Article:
Jack Dorsey says he’s against permanent bans on Twitter, with an asterisk – TechCrunch

On Friday afternoon, former Twitter executive Jack Dorsey turned to the platform he co-created to talk about its future, days after the company was acquired by Elon Musk for $44 billion. In the string of ambiguityDorsey said he doesn’t believe in permanent bans, except for illegal activity.

“As I’ve said before, I don’t believe any permanent ban (except for illegal activity) is right, or should be. This is why we needed a protocol that was resilient to the layers above,” said Dorsey, who resigns from his role at Twitter in November 2021 and is currently active as Head of Division of Block.

While Dorsey’s subject is unnamed, he’s likely referring to some of the most controversial Twitter moments that have surfaced amid Musk’s purchase of Twitter – including the platform’s choice to ban the former President. President Donald J. Trump from the platform and the temporary ban of The New York Post after it published an article related to the Hunter laptop of the son of US President Joe Biden. The social media giant’s chief legal officer Vijaya Gadde was recently attacked online from trolls after Musk posted a meme about her.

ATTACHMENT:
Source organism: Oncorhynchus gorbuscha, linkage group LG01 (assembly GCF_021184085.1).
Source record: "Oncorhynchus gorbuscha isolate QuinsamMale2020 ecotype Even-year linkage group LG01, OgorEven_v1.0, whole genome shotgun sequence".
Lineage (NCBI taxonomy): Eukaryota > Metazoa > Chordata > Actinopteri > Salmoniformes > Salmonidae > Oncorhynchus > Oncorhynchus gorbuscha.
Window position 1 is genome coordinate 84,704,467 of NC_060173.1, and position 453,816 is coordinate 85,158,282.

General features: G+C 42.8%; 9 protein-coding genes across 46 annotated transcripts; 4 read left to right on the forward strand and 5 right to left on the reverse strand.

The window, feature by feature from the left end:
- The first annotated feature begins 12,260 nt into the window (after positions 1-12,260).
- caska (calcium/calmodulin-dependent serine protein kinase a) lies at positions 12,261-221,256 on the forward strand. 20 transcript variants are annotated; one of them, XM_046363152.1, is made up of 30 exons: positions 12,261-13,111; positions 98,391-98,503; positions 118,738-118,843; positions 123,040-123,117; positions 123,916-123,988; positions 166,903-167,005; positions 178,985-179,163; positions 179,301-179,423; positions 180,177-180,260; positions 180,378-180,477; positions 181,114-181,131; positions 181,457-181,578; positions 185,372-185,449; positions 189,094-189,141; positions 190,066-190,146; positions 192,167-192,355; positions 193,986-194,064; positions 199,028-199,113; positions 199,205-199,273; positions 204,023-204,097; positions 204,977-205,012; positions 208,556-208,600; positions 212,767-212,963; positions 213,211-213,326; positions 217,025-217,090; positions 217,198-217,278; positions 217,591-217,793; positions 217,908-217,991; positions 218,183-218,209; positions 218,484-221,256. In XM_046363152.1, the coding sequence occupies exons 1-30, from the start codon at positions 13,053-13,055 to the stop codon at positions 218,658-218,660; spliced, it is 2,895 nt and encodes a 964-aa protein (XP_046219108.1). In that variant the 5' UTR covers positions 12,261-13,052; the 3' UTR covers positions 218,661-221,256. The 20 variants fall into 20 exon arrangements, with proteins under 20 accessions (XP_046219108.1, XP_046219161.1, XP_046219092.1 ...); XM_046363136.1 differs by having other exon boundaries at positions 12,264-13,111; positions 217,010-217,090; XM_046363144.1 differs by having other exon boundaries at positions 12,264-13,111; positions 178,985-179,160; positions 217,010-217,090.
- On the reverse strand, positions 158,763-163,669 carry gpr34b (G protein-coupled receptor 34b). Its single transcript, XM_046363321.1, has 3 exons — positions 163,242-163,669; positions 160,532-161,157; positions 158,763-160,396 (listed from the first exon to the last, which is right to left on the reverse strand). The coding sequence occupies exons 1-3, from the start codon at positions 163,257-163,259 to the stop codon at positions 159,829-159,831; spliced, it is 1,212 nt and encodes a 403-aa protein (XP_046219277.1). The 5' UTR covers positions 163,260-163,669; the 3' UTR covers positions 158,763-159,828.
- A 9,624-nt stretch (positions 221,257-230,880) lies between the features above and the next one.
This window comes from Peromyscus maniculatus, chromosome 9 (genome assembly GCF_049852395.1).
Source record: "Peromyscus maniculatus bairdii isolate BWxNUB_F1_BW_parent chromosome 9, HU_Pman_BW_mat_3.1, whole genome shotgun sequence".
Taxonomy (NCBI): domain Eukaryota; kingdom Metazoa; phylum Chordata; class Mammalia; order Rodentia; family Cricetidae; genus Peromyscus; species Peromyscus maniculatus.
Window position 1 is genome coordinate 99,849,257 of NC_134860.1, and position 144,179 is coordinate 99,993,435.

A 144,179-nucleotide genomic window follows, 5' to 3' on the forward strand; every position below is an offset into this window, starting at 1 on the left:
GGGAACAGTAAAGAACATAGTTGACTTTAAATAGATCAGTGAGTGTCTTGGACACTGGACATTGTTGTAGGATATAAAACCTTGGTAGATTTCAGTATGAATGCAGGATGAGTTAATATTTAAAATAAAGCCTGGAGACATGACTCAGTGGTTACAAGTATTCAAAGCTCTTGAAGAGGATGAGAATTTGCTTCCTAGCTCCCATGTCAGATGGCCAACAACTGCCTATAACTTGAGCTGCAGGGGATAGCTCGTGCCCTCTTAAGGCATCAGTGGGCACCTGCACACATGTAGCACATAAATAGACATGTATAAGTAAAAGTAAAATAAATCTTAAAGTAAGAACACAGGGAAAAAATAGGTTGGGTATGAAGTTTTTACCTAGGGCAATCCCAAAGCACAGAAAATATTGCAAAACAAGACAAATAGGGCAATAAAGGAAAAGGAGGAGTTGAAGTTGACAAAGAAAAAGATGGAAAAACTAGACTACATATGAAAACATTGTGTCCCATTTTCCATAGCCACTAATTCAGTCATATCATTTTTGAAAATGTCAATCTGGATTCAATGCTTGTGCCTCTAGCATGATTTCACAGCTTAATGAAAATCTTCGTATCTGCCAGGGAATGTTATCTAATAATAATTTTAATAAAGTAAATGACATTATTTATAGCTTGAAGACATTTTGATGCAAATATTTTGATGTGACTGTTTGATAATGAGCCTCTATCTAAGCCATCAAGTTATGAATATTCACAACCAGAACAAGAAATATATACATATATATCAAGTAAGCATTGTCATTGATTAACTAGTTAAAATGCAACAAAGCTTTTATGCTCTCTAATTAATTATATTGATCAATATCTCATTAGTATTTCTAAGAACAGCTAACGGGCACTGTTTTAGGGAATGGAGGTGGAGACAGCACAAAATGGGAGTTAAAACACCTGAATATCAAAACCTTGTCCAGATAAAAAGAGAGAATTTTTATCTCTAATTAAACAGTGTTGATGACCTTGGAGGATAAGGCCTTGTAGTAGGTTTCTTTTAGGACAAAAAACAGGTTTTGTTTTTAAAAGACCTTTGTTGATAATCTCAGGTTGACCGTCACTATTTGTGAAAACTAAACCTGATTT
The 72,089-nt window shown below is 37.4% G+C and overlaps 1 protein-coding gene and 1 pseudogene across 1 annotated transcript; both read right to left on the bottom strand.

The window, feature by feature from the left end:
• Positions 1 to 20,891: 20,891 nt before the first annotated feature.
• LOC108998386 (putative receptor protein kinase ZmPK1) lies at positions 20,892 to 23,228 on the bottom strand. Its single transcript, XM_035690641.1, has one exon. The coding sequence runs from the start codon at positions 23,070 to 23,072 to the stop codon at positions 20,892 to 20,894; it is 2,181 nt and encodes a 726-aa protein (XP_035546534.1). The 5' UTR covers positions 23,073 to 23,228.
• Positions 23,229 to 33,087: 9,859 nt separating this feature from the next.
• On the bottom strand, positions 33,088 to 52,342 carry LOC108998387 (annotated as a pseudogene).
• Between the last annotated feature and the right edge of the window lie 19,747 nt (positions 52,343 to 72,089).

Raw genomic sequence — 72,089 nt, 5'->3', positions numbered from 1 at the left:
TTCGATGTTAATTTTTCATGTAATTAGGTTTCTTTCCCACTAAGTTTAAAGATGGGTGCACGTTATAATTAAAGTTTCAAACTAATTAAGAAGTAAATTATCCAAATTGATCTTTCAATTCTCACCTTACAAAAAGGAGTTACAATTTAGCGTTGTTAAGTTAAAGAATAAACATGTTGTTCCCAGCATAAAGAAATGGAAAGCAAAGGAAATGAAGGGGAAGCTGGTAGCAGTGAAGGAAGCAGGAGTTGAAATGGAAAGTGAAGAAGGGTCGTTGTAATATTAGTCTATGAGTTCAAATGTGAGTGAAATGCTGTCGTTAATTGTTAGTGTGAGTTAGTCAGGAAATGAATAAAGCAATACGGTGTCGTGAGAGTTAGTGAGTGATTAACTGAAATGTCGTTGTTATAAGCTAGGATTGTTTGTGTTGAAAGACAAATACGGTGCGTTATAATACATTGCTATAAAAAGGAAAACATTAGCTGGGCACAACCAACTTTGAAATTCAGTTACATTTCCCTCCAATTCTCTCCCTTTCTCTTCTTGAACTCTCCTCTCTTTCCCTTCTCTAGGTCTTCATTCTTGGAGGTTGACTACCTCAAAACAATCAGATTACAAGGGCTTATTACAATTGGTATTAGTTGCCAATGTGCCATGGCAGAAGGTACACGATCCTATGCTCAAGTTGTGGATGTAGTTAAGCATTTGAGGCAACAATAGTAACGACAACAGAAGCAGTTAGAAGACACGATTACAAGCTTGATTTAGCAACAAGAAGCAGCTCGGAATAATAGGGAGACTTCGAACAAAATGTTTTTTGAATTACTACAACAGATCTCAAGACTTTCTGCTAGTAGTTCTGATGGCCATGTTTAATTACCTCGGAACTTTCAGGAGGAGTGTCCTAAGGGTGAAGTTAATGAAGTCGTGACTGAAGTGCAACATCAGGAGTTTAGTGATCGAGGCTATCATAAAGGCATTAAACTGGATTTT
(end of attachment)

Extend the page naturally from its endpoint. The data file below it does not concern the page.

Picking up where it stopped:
In this stormy mind, Dorsey’s words today shed light on his stance on whether controversial figures, even those spreading misinformation, should be allowed to appear. on this platform or not.

“Some things can be fixed immediately, and others require rethinking and re-implementing the entire system. It’s important to me that we get critical feedback in all its forms, but it’s also important that we have the space and time to address that. All of that should be done publicly,” Dorsey said in the same Twitter thread.

Earlier this week, Dorsey said that “Elon is the only solution that I believe in… I believe in his mission to expand the light of consciousness.” But, there’s a tension there: If Dorsey trusts Musk, but Musk tweets memes at the expense of Twitter’s executive team, is Twitter really on its way to becoming more transparent? As Dorsey put it, the company needed “space and time to work through” some of its most important feedback. Spirit plays a role in rebuilding.

“What’s important is how the service works and operates and how quickly it learns and improves,” Dorsey said in today’s storm of tweets. “My biggest failure was the quick part. I believe at least part of it is being worked out and will be fixed. “

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